Ferguson and his associate, architect Don Reeves, have been trying to convince the city manager to consider expanding the boundaries of the proposed east-side city hall project to encompass 60 acres. The two men have formed a small group that has argued, with no success thus far, that such features as a new downtown sports arena and the Starlight Bowl, now in Balboa Park, along with a large parking garage be combined into a sweeping civic center mall. “If they don’t start big in the first place, they will end up short of space in the long run. and it’s going to cost plenty more," says Ferguson. “The true cost is already tens of millions understated.”

For her part, Golding and other proponents of strengthening the existing governmental core insist that pulling the center of the city government farther away from the courthouses and other county offices will defeat her efforts to coordinate office and space usage between city and county, which presumably might result in more efficient use of tax dollars. Golding says she intends to question the city’s proposed move at the next joint meeting between the board of supervisors and the city council in the fall. Stapleton, though, is cool to the idea, saying, “The county is free to join us at east Broadway.”

If Ferguson, Golding. McCarty, or anybody else is to have any influence on the outcome of this muted debate, they will have to move quickly. After two years of planning, the city is eager to begin the project. Deputy City Manager Stapleton estimates that a final package will probably be ready for city council approval sometime late this year or early next. “When you begin issuing bonds, you reach the point of no return." she observes.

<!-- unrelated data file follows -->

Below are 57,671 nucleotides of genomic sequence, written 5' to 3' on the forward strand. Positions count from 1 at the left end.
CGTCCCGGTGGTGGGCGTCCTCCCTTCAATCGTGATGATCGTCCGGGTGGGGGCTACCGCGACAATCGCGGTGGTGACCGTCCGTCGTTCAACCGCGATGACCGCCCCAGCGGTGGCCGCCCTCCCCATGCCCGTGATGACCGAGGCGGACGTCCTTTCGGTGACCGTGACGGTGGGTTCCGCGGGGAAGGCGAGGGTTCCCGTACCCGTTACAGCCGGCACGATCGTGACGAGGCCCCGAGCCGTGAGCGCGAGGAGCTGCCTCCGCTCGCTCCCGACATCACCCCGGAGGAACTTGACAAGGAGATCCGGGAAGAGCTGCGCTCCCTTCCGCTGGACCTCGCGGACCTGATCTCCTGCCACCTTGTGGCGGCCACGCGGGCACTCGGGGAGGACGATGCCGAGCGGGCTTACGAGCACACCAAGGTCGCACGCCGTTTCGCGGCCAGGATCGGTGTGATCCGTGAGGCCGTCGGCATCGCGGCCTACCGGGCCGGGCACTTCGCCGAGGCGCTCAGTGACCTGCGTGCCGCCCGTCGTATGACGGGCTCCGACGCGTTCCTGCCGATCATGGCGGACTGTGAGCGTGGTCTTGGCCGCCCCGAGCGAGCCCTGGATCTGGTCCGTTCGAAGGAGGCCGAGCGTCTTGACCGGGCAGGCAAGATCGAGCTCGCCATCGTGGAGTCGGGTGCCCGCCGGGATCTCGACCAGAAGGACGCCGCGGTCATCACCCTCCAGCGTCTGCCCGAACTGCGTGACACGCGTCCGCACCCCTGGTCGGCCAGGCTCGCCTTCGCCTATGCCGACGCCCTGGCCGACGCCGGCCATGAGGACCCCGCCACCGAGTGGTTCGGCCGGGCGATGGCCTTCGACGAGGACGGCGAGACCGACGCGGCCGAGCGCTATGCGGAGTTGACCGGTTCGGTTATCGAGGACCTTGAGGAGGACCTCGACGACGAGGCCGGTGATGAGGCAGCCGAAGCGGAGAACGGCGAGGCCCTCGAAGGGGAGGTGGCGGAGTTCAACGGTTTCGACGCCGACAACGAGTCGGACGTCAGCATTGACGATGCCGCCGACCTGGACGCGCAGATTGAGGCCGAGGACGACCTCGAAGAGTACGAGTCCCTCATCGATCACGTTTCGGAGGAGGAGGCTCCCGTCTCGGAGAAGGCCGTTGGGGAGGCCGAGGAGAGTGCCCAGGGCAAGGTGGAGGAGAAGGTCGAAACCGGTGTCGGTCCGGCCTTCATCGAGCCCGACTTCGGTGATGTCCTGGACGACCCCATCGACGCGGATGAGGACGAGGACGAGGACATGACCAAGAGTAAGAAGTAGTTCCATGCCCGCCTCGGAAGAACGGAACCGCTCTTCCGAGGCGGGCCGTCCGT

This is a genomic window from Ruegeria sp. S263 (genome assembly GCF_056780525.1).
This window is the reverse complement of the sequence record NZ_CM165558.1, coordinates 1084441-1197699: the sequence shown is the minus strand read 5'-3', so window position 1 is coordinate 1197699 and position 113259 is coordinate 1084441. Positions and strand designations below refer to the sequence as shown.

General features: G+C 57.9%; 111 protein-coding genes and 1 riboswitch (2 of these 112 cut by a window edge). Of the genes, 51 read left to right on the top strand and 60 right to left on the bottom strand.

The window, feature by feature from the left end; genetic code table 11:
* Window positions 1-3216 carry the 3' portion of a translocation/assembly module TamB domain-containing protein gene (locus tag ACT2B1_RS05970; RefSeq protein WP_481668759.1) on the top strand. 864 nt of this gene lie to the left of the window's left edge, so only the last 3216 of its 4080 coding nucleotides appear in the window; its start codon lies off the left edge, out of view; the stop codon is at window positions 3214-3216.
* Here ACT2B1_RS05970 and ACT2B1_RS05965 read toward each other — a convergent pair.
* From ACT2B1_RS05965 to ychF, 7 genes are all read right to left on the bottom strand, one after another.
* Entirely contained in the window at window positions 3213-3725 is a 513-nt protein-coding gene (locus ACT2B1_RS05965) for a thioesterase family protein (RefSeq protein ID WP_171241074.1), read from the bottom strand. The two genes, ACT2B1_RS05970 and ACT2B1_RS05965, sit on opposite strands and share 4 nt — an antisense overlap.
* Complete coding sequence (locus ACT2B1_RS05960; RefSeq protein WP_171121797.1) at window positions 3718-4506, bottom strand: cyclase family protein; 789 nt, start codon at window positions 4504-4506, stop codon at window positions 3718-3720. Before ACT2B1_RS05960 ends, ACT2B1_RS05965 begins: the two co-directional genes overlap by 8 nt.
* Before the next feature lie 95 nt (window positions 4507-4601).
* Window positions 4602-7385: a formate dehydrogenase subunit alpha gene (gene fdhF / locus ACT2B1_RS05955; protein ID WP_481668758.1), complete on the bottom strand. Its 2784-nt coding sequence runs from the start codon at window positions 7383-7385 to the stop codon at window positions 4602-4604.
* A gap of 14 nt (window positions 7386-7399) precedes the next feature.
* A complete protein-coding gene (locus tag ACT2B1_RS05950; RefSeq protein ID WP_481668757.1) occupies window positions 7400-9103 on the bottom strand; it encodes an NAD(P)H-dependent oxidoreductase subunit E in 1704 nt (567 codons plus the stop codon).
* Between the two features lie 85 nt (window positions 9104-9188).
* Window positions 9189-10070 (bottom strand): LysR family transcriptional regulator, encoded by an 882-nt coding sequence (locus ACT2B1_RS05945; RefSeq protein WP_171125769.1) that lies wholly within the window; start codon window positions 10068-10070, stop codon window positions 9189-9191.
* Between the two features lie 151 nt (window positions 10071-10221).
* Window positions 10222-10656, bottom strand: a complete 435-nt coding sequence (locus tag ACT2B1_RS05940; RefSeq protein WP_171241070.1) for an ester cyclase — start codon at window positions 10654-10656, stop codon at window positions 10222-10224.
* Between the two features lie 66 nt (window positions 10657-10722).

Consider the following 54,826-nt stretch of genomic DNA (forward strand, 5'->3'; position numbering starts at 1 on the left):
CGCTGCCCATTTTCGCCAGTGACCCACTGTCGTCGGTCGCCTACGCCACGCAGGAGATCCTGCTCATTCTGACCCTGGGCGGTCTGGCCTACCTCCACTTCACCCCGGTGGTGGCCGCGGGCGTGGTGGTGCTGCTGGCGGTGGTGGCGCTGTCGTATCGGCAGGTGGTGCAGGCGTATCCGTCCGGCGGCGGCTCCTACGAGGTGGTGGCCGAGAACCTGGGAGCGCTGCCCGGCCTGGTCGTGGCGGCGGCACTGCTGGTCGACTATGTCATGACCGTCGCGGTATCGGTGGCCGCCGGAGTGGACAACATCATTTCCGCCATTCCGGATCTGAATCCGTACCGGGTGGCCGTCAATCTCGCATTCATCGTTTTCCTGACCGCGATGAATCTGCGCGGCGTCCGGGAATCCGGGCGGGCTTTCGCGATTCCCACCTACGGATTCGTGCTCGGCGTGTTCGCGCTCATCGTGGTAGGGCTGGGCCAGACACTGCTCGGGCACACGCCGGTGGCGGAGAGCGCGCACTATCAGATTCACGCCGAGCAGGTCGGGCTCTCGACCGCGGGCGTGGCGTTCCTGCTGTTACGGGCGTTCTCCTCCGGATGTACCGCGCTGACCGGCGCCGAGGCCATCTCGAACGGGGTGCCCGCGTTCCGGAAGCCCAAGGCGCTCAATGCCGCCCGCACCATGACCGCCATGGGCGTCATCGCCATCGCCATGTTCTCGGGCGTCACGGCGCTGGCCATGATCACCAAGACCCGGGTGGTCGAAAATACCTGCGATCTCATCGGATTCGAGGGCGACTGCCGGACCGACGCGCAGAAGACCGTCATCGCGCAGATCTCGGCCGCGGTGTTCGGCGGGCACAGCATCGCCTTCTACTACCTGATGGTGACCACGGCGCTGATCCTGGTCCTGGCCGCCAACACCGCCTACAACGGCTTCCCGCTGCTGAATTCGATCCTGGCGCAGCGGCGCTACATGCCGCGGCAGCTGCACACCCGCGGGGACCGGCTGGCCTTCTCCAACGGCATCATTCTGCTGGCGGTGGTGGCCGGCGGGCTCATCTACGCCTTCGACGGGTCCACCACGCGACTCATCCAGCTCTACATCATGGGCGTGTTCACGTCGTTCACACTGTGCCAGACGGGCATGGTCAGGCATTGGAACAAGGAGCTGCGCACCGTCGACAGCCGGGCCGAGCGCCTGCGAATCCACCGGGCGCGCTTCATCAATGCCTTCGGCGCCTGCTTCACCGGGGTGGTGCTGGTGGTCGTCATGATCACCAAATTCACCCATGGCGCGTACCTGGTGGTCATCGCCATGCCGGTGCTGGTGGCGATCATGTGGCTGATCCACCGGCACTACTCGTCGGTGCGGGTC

Why a new city hall in the first place? “We need the room," Stapleton says. “The city staff has grown at a tremendous pace, along with the growth of the city population. We re scattered all over the place in leased offices, and it’s very confusing for citizens to find the department they’re looking for.”

In fact, according to an independent study by Jack Templeton, former chief deputy tax assessor for San Diego County, the city budget grew 77 % in the nine-year period between 1980 until the present, from $291.7 million to $807.8 million. He notes that during the same period, the city’s population grew by only 24%. “Political people are comforted by the number of their employees. It gives them the security of tenure in office,” jokes Templeton.

Councilwoman McCarty recalls that the need to build a new city hall was originally justified on the grounds that the city was spending too much leasing privately owned office space for staff who couldn't fit into the city’s existing 12-story building. "We realized how much money we were spending on rent and told the [city] manager to get rid of that drain on the general fund,” she says. “(The city hall proposal] grew and grew and grew into what we have now: we’re just shifting all that general fund money from rent to equity and paying a premium for it.”